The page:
And for Tyrrell, like Acton, sport was where she could let everything go. “It genuinely saved me”, she’s said. In 2014, Tyrrell made her debut during the Amsterdam leg of the Women’s Sevens World Series. However, the daily weigh-ins proved a potential trigger for her eating disorder.
But, with the help of talking to friends and family and drawing on her coping strategies, Tyrrell could work on her mental strength and overcome any setbacks. Instead, she saw the weigh-ins as evidence of her progress. As a result, in 2015, Tyrrell made her full international debut in Ireland’s 2015 Six Nations opener.
“No matter what tough times you’re going through, there is help out there.”
“It’s absolutely okay not to be okay”, says Tyrrel about an Instagram post she published showing ‘Instagram versus reality’. She’s now a face of ‘Tackle Your Feelings’, the Irish Rugby Union Players’ Association’s mental health campaign. She’s also an ambassador for Pieta House. “No matter what tough times you’re going through, there is help out there”, she’s said. “I now know the value of talking, and I know it’s one thing that will make me feel better.”
Of course, these aren’t the only professional players opening up about mental health. James Haskell, Tom James, Keith Earls, Taz Bricknell, Andy Titterrell, and more, are helping to shift the dial for rugby and speaking about mental health.
“Helping to create a shift in the sport”
But how important is it that professional players speak out about their mental health? After all, these are people willing to talk about it publicly while hundreds more feel like they can’t. “It’s vitally important”, says Tessa Beecroft, Founder and Director of Give A Ruck, which aims to raise awareness around mental health in rugby.
“Being an athlete also involves recognising your mental well-being.”
Tessa Beecroft, Give A Ruck.
“By sharing their experiences, they’re helping to create a shift in the sport”, she tells us. “For the new cohort of pro players […current professional players are] paving the way for them to continue challenging stereotypes and allowing them to understand that being an athlete also involves recognising your mental well-being.” Indeed, professional players discussing these issues help show that mental health can affect anyone. By talking about their mental health struggles, they reinforce that opening up and seeking help is nothing to be ashamed of. Even more so, it shows that these issues can be managed and overcome with the right tools.
Recognising and speaking about mental health is something Tessa feels passionate about. In 2015, Tessa was diagnosed with generalised anxiety disorder and severe depression. Since then, she’s been very open about her journey and uses exercise, fitness and cold-water swimming as tools to manage her well-being. “I simply felt compelled to be open about my experiences in the hope that it made a difference to someone who might have been in a similar situation”, says Tessa.
Tessa’s openness encouraged players to talk about their thoughts and feelings in her physio room, where she worked as a rugby-specific sports therapist for 12 years. “The basis for all triggers is that feeling of pressure or stress”, says Tessa. “Whether that’s at elite level or community grassroots level, everyone experiences pressure or stress in a variety of ways.”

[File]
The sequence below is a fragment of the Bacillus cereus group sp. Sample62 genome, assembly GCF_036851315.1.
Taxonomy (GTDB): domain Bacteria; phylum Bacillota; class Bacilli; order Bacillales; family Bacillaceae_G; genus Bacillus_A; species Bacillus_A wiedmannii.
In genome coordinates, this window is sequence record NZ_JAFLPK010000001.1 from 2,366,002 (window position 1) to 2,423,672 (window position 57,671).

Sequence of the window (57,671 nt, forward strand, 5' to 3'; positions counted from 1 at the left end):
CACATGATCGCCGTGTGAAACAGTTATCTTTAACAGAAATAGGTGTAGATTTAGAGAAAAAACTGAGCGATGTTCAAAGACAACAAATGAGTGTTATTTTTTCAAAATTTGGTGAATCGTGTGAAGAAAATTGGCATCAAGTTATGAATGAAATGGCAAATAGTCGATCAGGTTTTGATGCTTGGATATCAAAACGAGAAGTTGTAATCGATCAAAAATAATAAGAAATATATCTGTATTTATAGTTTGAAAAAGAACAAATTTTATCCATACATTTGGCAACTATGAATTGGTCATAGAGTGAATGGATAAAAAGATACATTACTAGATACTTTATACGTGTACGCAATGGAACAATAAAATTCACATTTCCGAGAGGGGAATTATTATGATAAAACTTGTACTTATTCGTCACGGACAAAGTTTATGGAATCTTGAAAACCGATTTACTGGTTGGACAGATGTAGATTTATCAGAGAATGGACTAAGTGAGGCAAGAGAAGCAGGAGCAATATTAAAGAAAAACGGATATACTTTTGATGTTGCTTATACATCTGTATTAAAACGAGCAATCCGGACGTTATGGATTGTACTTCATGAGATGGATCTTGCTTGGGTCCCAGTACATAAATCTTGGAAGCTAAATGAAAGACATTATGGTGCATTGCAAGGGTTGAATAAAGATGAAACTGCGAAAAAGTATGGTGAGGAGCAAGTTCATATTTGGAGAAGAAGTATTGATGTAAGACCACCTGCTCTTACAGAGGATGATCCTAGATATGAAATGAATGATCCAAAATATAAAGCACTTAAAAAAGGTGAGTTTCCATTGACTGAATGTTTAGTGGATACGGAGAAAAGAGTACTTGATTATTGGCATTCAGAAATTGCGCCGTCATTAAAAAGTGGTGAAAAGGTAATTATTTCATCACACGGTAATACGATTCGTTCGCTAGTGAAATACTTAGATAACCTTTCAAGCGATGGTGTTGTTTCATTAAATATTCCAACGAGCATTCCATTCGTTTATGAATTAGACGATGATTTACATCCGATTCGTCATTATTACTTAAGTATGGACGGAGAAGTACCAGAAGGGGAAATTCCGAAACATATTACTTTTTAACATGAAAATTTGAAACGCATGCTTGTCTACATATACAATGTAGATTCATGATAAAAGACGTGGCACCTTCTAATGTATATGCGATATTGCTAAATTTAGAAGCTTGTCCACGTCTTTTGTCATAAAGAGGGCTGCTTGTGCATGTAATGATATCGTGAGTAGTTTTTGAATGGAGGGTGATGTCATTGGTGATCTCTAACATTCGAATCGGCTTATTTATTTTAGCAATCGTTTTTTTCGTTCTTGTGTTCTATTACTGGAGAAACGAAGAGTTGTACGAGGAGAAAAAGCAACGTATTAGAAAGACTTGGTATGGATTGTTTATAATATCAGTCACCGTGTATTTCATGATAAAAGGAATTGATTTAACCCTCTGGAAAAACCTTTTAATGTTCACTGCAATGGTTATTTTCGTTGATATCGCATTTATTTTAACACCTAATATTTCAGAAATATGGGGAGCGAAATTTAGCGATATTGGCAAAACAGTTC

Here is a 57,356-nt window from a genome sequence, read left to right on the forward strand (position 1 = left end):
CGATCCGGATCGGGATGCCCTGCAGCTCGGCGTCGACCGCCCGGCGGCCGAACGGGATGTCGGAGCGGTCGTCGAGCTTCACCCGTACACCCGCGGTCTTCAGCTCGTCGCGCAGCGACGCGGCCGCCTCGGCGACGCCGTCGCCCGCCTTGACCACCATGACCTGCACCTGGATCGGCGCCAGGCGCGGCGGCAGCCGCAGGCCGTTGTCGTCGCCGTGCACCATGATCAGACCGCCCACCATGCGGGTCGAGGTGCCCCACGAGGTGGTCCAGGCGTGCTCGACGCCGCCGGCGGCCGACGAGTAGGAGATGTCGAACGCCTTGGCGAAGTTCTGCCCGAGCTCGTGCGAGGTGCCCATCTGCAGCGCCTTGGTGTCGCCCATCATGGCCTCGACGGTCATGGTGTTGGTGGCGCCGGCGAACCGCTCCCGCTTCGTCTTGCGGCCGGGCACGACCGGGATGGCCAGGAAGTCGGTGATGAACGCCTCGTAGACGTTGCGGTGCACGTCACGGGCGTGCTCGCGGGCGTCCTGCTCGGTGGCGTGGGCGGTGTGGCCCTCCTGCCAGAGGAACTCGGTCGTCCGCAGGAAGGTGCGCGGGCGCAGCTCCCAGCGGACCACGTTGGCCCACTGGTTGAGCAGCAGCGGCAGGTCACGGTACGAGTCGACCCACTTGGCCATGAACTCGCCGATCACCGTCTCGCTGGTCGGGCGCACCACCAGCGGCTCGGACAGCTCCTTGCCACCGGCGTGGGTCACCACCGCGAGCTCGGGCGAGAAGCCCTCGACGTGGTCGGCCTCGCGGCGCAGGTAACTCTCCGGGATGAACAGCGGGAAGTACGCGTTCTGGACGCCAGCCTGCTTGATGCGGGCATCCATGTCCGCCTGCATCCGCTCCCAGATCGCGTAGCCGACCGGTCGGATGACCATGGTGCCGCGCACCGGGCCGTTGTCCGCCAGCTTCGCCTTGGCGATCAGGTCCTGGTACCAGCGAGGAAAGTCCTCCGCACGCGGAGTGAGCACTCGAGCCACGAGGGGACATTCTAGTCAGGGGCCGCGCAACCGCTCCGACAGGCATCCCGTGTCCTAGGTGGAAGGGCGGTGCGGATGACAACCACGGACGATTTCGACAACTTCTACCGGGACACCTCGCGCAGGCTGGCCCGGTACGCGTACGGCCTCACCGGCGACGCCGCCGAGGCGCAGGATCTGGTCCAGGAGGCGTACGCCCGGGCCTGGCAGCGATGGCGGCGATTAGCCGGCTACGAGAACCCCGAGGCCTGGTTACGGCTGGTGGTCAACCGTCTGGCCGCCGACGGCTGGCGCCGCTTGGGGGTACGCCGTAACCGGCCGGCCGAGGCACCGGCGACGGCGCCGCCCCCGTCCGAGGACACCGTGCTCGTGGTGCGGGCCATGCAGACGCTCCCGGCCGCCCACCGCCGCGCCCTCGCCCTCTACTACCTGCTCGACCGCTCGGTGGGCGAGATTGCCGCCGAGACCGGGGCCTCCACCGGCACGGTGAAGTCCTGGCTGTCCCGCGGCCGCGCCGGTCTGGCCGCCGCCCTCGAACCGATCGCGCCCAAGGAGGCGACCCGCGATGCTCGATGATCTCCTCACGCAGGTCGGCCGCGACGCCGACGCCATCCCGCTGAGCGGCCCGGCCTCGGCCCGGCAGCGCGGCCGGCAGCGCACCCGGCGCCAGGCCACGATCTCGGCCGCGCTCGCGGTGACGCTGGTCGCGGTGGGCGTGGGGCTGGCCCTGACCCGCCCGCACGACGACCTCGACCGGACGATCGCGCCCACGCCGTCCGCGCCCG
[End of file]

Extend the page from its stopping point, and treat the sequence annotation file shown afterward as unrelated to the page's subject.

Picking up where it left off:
“I wanted to create a platform that would act as a voice for players.”
Tessa Beecroft, Give A Ruck
However, when the players left the physio room, “it was as if that conversation never happened”, says Tessa. “I wanted to create a platform that would act as a voice for players outside of the physio room, on the pitch and off the pitch. That was how Give A Ruck was born.”
The Give A Ruck Pledge helps clubs start those important conversations. And it goes one step further by providing training so that a positive culture around mental well-being exists in clubs. The pledge involves three elements:
- Appointing a club ambassador who acts as a communication link between Give A Ruck and the club.
- Making sure that at least one club member has completed the Mental Health First Aid training.
- Completing the #GiveARuck conversation workshop, which covers how to break down stereotypes within rugby, how mental health might affect rugby performance, who to go to for support, how to reach out to teammates, and more.
On the pledge’s completion, Give A Ruck collaborates with the club to develop a mental health policy that sits alongside the player welfare policy. They’ll then continue to work with the club each season.
“Older players want to become more involved to start those conversations – they’ve experienced or seen some of their teammates or younger club members struggling”, says Tessa. Other ages are also keen to know more about mental health awareness and get involved.
University students are making what Tessa calls “huge shifts” within rugby culture and rugby player mental health. “[University students are] embedding this within their team committees and ensuring Welfare Officers are appointed as well as Give A Ruck ambassadors.” This #GiveARuck ambassador scheme forms part of the next exciting steps for the organisation. It allows players to apply for the position of #GiveARuck ambassador like they would a treasurer or captaincy role.
“If someone comes to you wanting to speak about their mental health, its shows that they trust you and want to reach out”, says Tessa. “That trust is a wonderful thing, and just being about to give your time and the ability to let them talk about how they’re feeling could make a real difference.”
As well as supporting players, Give A Ruck wants to support coaches, medical staff, referees, and young people. “There are stereotypes attached to rugby both within the women’s game and the men’s game. With regards to those, that needs to change to create a more positive culture”, says Tessa. Give A Ruck’s overall mission is to make sure every rugby club has a mental health first aider.
For Jonny Wilkinson, it’s incredibly important to talk and share experiences. But, as he explained to The Irish Times, “we have to get to a point where we’re asking: ‘What next?’” within sport and mental health.
Professional players are certainly opening the door for normalising conversations around mental health. However, it’s organisations and people like Tessa who are helping to implement the answers to that ‘what next? question. And where they take the lead, others will surely follow.
Please know that you are not alone. If you or anyone you know needs urgent support, please speak to a family member or friend, or seek advice and support from your GP. There are also fantastic mental health organisations with helplines, support, and guidance. These include The Samaritans, MIND, Rethink, Shout or Calm.